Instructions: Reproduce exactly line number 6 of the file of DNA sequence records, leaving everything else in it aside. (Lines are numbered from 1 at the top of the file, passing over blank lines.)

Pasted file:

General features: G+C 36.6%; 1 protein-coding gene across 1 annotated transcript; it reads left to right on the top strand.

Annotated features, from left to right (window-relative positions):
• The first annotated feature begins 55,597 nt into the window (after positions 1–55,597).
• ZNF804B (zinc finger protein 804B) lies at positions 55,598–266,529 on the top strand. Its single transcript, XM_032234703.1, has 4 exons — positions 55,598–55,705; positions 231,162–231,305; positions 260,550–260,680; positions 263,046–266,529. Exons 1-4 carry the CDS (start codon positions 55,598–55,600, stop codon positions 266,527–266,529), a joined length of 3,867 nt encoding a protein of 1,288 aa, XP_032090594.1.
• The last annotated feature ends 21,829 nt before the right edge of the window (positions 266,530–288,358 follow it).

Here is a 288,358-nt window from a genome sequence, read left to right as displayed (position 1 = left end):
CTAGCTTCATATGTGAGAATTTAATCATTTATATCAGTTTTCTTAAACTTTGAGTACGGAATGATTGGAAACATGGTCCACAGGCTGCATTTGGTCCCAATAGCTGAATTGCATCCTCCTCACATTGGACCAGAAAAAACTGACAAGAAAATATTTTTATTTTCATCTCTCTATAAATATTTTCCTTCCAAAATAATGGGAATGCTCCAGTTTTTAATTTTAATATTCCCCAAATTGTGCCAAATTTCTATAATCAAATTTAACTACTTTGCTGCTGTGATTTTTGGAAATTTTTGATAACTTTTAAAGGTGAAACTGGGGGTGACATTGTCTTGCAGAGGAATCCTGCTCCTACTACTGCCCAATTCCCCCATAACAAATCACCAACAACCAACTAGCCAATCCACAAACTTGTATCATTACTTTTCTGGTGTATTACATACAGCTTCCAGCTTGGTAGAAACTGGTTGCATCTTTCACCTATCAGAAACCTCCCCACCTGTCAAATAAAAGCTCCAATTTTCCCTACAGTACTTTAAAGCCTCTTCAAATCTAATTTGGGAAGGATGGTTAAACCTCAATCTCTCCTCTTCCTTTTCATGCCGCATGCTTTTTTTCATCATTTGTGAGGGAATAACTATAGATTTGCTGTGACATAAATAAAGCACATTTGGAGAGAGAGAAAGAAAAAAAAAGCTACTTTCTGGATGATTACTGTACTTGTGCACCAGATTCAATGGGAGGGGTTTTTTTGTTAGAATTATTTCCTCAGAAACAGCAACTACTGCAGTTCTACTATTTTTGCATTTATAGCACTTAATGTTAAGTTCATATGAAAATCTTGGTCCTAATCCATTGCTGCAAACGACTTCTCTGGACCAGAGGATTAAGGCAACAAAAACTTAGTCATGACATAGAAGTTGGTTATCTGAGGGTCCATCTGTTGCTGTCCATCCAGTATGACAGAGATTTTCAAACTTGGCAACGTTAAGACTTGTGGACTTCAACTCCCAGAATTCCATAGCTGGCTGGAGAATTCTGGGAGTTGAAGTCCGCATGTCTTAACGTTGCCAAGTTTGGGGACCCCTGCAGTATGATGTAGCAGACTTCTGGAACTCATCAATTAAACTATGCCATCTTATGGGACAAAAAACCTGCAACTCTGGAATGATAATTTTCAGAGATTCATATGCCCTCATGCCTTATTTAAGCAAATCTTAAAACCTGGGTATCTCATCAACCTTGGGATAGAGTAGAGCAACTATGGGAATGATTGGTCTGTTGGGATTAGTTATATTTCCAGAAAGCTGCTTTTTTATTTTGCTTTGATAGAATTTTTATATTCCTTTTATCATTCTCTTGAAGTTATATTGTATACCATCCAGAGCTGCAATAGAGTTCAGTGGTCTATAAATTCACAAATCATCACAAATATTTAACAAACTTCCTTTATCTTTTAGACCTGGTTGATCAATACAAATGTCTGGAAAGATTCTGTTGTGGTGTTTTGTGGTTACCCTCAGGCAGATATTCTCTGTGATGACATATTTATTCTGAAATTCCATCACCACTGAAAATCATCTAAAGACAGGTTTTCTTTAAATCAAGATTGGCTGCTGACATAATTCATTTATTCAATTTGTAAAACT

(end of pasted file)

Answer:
Here is a 288,358-nt window from a genome sequence, read left to right as displayed (position 1 = left end):